Joint War fighting [war fighter] Space (JWS) programs applied to this effort on the TacSat series precursor to the ORS-Sat systems is being headed by the Air Force Research Laboratory's Space Vehicles Directorate, Army Space and Missile Defense Command, Air Force Space and Missile Systems Center's Space Development and Test Wing, the Department of Defense's ORS office, and the Office of Naval Research (NRL) as well as the DOD's Office of Force Transformation. This is in addition to other programs and research organizations involved in it the path finding technologies. Among those are the MicroSat Systems Inc. (MSI), ATK [Alliant Techsystems] and NRO, BASIC programs, contractors. There was even some apparent influence from the conceptual FIA Boeing semi stealth spacecraft with the six or eight sided stealth bus designs as seen in the Boeing & Ball Aerospace “Orbital Express” to enhance existing intelligence gathering capabilities. Some of the spacecraft bus’s have been built by the Naval Research Labs (NRL) and Johns Hopkins University Applied Physics Laboratory (APL) in addition to ATK to mature ORS bus standards developed by an Integrated (government and industry) System Engineering Team, the "ISET Team," with active representation from AeroAstro, Air Force Research Laboratory, John Hopkins Laboratory APL, ATK Space, Ball, Boeing, Design Net Engineering, General Dynamics AIS, Microcosm, Microsat Systems Inc, Massachusetts Institute of Technology Lincoln Laboratory, Orbital Sciences, NRL, SMC, Space System Loral, and Raytheon. This remarkable list reflects the separation of the programs from the established intelligence gathering community’s participants.


ORS-1 Tactical RECSAT Standard Design Concept
Image Credit: Goodrich


The ORS-Sat-1 spacecraft has evolved from the heritage systems of Techsat-21, a cancelled program that contributed hardware to the TacSat program for elements of the TacSat-2 and the subsequent highly refined prototype TacSat-3 spacecraft. Indeed the building block approach of the program both to bring on the military and industry partners with tight R&D common hardware design requirements are now turning to the small military communications satellite MILCOMSAT the (TacSat-4), Synthetic Aperture Radar (SAR) imaging reconnaissance satellite RADINTSAT, and signals intelligence satellite SIGINTSAT which has flown precursors before and ELINT spacecraft (TacSat-6, TacSat-7 and TacSat-8 etc.), are in the advanced planning development with TacSat-5 approved for development. The failed launch of the TacSat-1 carried the ELINT package.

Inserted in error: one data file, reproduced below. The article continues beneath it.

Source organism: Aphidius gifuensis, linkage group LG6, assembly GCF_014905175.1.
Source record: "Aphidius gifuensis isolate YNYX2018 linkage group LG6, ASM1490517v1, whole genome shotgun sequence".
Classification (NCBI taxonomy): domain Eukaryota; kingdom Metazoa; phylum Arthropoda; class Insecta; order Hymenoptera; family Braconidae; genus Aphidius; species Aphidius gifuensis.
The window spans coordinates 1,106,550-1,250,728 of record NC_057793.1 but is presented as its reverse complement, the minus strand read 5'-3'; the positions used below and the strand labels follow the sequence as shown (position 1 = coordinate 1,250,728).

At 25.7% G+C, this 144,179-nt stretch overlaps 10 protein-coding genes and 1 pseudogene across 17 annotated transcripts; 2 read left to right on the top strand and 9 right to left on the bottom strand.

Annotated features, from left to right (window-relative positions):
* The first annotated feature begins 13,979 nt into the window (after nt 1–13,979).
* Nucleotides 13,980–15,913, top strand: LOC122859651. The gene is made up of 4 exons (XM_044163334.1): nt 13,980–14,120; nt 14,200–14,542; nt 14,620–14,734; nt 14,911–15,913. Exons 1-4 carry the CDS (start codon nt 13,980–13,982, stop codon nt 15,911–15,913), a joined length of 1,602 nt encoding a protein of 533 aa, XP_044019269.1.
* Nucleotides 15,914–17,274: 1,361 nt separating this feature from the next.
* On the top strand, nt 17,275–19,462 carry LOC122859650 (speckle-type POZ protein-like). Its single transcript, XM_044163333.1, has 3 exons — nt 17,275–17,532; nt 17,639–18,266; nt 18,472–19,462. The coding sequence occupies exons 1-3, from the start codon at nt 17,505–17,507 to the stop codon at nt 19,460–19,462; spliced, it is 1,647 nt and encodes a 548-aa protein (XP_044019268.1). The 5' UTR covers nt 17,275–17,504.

ORS Program Spacecraft Characteristics

The new smaller compact car size Micro-Satellites ORS spacecraft have evolved greatly since the military introduction of the intelligence systems from the UAV programs developments. Utilizing the military proven building block development approach by applying it to mini tactical satellites through multi-standardized series interchangeable mission payload packaging capability has been the primary focus of the engineering efforts for each spacecraft. This combined with the end to end life cycle systems design, hardware development, launches and operations in orbit contract represents a sea change in the expected contractors for such technological tactical operations requirements.

In reviewing the publicly displayed hardware and based on the known design of operational RECSAT hardware one could ask where is its front end laser and nuclear hardening, battle management system that are not self evident? Where are the radiator surfaces and hot, cold plates? Presumably the imaging telescope and its associated optics are far longer than indicated by the use of folding optics but the laws of physics do not change for the mission hardware requirements? The prototype solar array radiator appears to have disappeared. Certainly the spacecraft in visible light will be detectable like light bulb but may in part be radar stealthy. It will carry instrumentation for command control communication and intelligence (C3I) requirements in its design but this will be nothing like the larger school, bus size operational satellites. ORS Sat-1 is a new RECSAT electro-optical visible and infrared imaging camera whose heritage goes back to the Syers-2A design and is in part based on the TacSat-3 demonstrated technological approach. The designs utilize three solar arrays and the common ATK bus for a total mass in the 450 kilogram (992.25 pounds) range for Minotaur-1 launch. ORS-Sat-1 will however have a propulsion module added with at least one year spacecraft life time designed into it but with enough propellant depending on the rate of propellant usage of 2-4 years that is not available on the TacSat-3 test bed prototype. TacSat-3 weighed about 400 kilograms ( 880 pounds) possible indicating the propulsion bus will weigh 50 kilograms about (112 pounds). TacSat-4 appears to be carrying the propulsion module built into its bus. ATK is providing the common plug in satellite bus, and spacecraft platform and Goodrich Corporation received the contract for the overall spacecraft from the (DOD) for the first operational satellite in support of the Operationally Responsive Space (ORS) program for the war fighter deployed in the field. Goodrich ISR systems won the conceptual contract development work that is now approved for testing and production for the first ORS-1 spacecraft for launch in 2010. This is because the primary spacecraft was demonstrated with TacSat-3 and the ultimate product ORS Sat-1 has passed it critical design review. That has permitted the authorization to build the spacecraft. The ORS Sat-1 will use the existing U-2 ground based systems to process and distribute information (images and data) coming from the satellite in response to the field commander’s request. Besides demonstrating the standardized spacecraft with its interchangeable mission modules that can be launched in less than a year it is also a part of the ongoing TacSat program of development for the ORS Sat program spacecraft. The spacecraft is based on the concept of a standard 6 or 8 sided buses for the spacecraft payload that can be an interchangeable optical RECSAT or instrumented electronic mission payload such as COMSAT, RADINT, SIGINT and ELINT payloads. It first operational system for launch in 2010 will be a RECSAT.